Iranian Foreign Minister Mohammad Javad Zarif shakes hands with US Secretary of State John Kerry after a statement early on November 24, 2013 in Geneva. (AFP PHOTO/FABRICE COFFRINI)
Iranian Foreign Minister Mohammad Javad Zarif shakes hands with US Secretary of State John Kerry after a statement early on November 24, 2013 in Geneva. (AFP Photo/Fabrice Coffrini)

London, Asharq Al-Awsat—As the November 24 deadline for nuclear negotiations approaches, the revelation that US President Barack Obama sent a letter to Iranian Supreme Leader Ayatollah Ali Khamenei has been cautiously welcomed in the highest political circles in Tehran, an Iranian official informed Asharq Al-Awsat.

The Iranian official, speaking to Asharq Al-Awsat on the condition of anonymity, said: “The paradigm of Iran’s nuclear program is shifting towards strategic necessities for both Iran and the US in the face of current regional crises.”

After nearly two years of indirect and direct negotiations between Tehran and Washington over Iran’s controversial nuclear program, both sides are now fighting to win credibility that they have done their utmost to reach an agreement.

Pre-deadline nuclear talks in Muscat, where the first official encounters between Iranian and US diplomats took place after several decades of a no-negotiations policy, has added momentum to the current negotiations with both sides expected to offer compromises.

Ali Khoram, an adviser to Iranian Foreign Minister Mohammad Javad Zarif, told Asharq Al-Awsat: “Iran and the US have come to terms that despite more than three decades of mistrust, it is now in their national interest to constructively negotiate and reach an agreement.”

“Both sides seem to have recognized each other’s concerns and are ready for maximum flexibility,” Khoram added.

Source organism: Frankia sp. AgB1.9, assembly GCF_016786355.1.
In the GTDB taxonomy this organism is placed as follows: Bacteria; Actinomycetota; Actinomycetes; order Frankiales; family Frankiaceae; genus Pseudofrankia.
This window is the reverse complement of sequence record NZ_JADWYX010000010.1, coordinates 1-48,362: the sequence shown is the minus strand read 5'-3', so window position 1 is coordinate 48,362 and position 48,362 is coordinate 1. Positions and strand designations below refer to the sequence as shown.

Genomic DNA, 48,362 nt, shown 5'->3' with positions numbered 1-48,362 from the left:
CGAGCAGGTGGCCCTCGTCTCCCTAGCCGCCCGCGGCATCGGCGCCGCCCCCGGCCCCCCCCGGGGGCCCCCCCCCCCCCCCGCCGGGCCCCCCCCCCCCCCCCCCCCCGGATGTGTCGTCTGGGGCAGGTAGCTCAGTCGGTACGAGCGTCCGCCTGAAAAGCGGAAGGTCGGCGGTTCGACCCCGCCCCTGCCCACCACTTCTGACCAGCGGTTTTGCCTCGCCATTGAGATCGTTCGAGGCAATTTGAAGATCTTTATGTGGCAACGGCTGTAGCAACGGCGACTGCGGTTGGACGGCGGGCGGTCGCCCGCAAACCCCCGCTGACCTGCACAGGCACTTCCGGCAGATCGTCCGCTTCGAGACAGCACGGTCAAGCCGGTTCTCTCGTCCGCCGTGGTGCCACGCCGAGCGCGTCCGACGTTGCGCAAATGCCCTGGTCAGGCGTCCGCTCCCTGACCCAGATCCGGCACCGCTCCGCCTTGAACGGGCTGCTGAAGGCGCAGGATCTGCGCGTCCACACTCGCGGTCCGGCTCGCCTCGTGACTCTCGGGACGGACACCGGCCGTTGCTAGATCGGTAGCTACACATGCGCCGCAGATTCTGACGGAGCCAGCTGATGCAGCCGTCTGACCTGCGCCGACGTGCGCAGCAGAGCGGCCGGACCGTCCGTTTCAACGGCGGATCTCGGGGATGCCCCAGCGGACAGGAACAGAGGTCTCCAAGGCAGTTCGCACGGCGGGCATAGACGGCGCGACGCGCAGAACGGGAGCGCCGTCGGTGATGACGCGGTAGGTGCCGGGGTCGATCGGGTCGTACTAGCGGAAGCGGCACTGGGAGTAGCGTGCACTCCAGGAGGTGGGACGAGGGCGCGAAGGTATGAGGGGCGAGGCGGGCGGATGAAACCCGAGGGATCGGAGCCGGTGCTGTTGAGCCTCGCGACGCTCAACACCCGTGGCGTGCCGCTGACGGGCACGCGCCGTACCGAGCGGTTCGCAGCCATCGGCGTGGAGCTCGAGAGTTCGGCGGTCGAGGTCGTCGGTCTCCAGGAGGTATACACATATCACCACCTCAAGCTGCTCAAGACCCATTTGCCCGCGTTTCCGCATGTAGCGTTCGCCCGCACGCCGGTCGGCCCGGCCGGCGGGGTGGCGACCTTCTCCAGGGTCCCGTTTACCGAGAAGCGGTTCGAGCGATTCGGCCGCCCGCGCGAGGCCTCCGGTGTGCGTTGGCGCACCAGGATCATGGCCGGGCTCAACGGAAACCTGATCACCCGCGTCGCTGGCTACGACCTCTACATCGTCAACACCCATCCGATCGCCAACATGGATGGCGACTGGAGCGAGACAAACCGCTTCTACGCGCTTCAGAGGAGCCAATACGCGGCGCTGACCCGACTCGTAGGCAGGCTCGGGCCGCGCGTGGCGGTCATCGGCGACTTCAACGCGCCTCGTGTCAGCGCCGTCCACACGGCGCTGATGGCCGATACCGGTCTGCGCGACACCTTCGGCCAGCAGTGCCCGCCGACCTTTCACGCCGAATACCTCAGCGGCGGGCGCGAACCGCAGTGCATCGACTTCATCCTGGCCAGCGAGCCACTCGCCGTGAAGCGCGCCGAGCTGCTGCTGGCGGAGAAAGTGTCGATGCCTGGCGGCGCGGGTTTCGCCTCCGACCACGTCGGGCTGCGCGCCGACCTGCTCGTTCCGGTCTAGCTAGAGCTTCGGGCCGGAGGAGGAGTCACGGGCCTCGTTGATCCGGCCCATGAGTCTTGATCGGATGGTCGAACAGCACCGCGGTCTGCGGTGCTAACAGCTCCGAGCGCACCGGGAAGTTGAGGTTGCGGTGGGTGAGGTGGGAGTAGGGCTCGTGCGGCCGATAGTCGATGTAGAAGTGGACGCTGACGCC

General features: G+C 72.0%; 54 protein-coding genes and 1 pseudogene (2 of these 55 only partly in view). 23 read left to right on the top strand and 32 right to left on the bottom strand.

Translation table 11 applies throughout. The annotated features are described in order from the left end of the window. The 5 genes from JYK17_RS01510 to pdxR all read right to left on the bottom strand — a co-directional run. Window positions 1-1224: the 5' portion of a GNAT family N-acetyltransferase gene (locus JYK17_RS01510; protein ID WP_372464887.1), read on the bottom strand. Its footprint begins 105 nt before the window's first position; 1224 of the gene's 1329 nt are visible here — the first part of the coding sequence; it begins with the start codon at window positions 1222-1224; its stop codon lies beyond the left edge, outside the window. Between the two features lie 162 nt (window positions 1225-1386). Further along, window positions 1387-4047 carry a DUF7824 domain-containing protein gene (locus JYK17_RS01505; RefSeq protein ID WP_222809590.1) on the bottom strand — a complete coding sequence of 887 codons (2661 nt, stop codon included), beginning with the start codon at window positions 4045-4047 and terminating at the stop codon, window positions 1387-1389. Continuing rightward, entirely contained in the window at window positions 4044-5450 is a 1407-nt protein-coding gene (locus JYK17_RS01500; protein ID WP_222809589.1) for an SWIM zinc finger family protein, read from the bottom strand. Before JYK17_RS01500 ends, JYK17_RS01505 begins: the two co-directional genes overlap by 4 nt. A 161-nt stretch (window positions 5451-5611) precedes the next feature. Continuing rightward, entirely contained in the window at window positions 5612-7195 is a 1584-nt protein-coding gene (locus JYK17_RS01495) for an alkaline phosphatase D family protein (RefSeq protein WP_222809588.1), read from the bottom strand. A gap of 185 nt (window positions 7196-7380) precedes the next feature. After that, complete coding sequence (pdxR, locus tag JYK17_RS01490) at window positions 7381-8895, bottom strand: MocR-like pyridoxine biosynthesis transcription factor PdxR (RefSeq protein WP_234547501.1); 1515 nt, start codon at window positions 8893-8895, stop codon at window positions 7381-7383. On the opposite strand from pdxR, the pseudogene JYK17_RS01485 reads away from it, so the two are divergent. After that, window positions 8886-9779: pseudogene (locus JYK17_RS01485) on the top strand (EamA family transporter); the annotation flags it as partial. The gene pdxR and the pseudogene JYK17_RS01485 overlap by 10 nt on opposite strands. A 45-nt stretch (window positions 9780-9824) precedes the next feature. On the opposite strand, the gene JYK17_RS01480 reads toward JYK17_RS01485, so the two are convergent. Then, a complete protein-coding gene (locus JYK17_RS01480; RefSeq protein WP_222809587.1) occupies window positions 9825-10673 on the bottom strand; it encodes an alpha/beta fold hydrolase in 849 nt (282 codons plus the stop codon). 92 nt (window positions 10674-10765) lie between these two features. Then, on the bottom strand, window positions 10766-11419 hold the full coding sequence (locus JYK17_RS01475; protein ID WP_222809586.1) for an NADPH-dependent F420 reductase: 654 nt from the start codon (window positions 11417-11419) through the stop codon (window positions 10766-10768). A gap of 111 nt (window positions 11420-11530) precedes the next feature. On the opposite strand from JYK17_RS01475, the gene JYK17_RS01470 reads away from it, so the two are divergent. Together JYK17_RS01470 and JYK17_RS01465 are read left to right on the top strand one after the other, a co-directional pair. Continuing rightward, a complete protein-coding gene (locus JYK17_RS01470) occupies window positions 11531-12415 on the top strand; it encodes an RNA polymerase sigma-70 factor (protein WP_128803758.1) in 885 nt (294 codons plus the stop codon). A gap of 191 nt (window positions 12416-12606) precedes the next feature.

For Tehran, Obama’s steadfastness in pushing for negotiations despite immense pressure opposing this from US Republicans and Tel Aviv is seen as an opportunity that must not be squandered.

Referring to the fourth letter that President Obama has written to Iran’s Supreme Leader, Khoram said: “These diplomatic correspondences have had a positive impact on Iran’s top leadership and are essential in changing attitudes to reach an agreement, although the [latest] letter is solely concerned with mutual interests in combating the Islamic State of Iraq and Syria [ISIS].”

Political observers in Tehran believe that Obama’s letter is another sign of potential broader Iranian-US cooperation in the aftermath of a nuclear agreement, particularly given the turmoil in the region. Iran’s leadership is also wary of the detrimental effect of long-term sanctions as seen in the fate of Libya and Iraq and is therefore seeking to build the required level of trust with the US to secure stable interactions on the regional and international stage.

“The idea that the United States of America remains forever as the ‘Great Satan’ is changing in Iran as there are signs of slight but noticeable change in US policies towards the Israeli-Palestinian issue, Iraq and Syria. All this makes it possible for Iran to enter into cooperation with the US,” Khoram told Asharq Al-Awsat.

While Hamidreza Asefi, a former Iranian foreign ministry’s spokesman during Ahmadinejad’s government, said he believes that Oman is a suitable host for direct US-Iran talks given the strong historical relations between Oman and Iran and Muscat’s previous track record of mediation.

Asefi however said that Muscat would not be able to play a “significant role” in convincing either side to offer further compromises in comments to Iran’s ISNA news agency. Despite this, Oman can play an essential role in boosting the confidence of both Iranian and US top leadership given its position as a friendly state to both Tehran and Washington.